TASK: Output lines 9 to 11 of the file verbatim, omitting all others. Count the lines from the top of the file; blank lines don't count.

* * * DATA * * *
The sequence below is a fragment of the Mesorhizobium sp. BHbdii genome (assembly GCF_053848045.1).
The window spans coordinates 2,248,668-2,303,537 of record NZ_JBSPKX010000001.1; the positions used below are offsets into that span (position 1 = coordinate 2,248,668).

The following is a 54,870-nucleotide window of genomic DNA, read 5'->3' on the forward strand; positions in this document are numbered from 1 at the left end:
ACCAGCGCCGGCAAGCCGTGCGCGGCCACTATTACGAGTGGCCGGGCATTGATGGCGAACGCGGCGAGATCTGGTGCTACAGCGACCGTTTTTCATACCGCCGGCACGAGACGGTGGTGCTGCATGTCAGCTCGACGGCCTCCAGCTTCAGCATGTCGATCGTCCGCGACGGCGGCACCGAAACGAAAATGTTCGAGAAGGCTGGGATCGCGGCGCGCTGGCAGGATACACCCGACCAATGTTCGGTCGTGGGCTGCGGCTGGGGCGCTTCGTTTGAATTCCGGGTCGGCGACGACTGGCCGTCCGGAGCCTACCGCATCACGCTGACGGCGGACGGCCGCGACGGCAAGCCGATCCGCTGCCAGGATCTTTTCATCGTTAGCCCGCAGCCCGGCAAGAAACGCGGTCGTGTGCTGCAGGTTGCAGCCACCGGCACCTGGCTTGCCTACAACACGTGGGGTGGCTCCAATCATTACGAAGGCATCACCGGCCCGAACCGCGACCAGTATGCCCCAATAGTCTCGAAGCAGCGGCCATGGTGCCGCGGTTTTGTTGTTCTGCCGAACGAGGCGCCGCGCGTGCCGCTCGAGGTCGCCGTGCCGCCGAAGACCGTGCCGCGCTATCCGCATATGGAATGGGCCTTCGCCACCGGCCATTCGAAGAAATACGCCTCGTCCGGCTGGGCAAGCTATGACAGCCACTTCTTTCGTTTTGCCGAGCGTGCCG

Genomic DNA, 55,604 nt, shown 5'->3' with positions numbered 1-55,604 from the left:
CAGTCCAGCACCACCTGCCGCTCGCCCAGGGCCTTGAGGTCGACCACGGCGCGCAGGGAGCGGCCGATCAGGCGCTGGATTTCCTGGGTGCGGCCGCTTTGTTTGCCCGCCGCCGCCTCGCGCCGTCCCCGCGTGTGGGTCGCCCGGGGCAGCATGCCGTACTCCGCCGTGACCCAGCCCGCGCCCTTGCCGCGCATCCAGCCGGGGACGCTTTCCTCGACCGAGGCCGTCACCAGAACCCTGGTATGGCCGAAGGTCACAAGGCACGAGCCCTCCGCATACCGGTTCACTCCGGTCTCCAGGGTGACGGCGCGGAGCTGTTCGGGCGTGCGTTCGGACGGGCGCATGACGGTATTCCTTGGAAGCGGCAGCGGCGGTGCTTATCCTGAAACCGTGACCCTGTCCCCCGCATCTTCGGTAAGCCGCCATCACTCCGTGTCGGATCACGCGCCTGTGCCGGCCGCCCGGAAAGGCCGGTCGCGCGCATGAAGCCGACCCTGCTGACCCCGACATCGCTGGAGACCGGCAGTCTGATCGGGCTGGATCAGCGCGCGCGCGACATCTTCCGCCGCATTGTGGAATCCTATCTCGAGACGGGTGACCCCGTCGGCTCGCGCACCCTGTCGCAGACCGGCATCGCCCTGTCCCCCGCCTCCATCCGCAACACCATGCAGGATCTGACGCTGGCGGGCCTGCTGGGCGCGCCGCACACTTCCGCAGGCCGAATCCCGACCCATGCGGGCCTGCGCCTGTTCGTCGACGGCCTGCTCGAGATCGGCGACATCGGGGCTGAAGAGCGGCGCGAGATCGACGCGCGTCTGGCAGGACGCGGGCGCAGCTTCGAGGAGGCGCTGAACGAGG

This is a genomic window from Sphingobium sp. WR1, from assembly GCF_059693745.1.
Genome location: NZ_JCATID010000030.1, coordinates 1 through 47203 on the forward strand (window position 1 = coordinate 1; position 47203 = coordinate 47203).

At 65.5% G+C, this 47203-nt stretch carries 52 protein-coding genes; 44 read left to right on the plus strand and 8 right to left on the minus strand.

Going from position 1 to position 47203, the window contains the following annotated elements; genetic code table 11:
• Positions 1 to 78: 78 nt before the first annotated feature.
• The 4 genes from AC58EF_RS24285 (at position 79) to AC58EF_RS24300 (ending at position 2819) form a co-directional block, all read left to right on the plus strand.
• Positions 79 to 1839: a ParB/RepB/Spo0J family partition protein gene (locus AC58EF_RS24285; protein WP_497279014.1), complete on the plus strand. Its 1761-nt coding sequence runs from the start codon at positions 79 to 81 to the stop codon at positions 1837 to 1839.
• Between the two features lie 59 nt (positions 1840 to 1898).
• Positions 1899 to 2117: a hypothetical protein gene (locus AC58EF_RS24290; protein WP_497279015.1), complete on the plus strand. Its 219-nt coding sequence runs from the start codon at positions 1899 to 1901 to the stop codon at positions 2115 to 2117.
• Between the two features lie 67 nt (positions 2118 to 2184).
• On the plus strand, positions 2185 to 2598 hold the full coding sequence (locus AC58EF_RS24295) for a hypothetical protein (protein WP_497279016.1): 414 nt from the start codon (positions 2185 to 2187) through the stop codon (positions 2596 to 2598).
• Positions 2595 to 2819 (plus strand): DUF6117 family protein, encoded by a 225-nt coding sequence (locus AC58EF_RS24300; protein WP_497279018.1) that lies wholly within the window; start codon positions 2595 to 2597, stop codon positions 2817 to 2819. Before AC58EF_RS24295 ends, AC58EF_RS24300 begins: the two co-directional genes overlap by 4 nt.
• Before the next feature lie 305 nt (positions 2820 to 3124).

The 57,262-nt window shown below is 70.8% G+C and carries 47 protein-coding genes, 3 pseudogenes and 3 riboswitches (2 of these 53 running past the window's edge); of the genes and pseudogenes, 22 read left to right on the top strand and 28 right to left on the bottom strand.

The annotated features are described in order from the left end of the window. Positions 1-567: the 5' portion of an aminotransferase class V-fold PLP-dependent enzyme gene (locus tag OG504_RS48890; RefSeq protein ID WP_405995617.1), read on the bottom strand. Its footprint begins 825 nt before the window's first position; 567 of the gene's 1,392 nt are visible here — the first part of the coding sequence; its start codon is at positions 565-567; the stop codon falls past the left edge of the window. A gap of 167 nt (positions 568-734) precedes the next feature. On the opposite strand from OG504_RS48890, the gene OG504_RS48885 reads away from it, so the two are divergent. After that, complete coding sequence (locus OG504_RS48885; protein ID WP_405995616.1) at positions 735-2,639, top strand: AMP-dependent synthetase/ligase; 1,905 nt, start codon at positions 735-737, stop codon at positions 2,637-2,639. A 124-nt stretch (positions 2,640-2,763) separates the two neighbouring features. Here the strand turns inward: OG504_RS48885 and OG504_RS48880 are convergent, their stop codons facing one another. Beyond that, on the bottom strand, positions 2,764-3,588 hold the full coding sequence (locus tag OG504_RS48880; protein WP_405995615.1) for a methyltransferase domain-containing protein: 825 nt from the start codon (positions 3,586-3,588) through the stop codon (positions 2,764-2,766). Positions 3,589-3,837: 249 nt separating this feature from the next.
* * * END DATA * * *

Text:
At 65.5% G+C, this 47203-nt stretch carries 52 protein-coding genes; 44 read left to right on the plus strand and 8 right to left on the minus strand.

Going from position 1 to position 47203, the window contains the following annotated elements; genetic code table 11:
• Positions 1 to 78: 78 nt before the first annotated feature.